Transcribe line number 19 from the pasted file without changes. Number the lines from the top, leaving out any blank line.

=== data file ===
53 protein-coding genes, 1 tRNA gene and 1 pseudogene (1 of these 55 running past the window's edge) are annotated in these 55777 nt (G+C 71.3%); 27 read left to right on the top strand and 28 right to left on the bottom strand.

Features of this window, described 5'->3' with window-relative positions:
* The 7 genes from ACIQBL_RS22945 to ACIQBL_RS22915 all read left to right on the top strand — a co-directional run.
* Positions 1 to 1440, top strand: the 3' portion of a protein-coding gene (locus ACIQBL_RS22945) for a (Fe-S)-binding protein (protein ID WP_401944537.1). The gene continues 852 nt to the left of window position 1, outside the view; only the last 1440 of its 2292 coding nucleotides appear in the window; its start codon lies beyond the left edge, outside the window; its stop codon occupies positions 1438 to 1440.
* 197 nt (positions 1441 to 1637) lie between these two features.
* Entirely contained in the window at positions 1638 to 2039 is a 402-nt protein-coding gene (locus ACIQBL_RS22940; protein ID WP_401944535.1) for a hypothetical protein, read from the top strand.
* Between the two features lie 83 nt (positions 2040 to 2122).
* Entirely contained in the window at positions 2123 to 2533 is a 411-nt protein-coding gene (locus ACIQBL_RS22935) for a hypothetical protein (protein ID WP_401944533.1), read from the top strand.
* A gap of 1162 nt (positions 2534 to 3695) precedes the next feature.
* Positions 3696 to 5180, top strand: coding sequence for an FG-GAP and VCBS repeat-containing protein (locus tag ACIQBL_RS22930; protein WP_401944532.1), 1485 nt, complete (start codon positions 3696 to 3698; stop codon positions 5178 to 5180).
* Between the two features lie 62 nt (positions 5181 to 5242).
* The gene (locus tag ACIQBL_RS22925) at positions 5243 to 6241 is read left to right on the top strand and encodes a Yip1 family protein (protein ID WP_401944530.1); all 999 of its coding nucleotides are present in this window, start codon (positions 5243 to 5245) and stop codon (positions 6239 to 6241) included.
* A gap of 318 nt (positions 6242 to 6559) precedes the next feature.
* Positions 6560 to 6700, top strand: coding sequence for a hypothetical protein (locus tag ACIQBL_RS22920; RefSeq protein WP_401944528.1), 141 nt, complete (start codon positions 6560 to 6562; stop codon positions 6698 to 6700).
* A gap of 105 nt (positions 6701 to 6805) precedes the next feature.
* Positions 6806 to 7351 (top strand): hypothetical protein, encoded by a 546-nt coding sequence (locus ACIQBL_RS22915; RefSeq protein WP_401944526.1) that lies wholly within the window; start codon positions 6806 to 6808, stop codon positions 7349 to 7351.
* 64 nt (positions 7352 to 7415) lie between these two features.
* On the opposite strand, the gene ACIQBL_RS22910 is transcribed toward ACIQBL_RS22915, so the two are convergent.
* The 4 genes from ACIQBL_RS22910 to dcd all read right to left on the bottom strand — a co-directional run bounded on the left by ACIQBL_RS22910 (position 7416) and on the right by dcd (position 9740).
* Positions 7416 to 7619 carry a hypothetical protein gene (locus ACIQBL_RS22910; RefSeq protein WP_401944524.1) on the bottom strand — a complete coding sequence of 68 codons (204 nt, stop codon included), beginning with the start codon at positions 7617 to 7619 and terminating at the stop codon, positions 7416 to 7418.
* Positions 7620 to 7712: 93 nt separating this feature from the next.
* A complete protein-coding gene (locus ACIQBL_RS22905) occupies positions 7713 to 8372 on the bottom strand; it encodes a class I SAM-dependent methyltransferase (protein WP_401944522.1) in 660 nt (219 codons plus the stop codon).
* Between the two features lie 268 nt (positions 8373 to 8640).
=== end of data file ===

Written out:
* The 4 genes from ACIQBL_RS22910 to dcd all read right to left on the bottom strand — a co-directional run bounded on the left by ACIQBL_RS22910 (position 7416) and on the right by dcd (position 9740).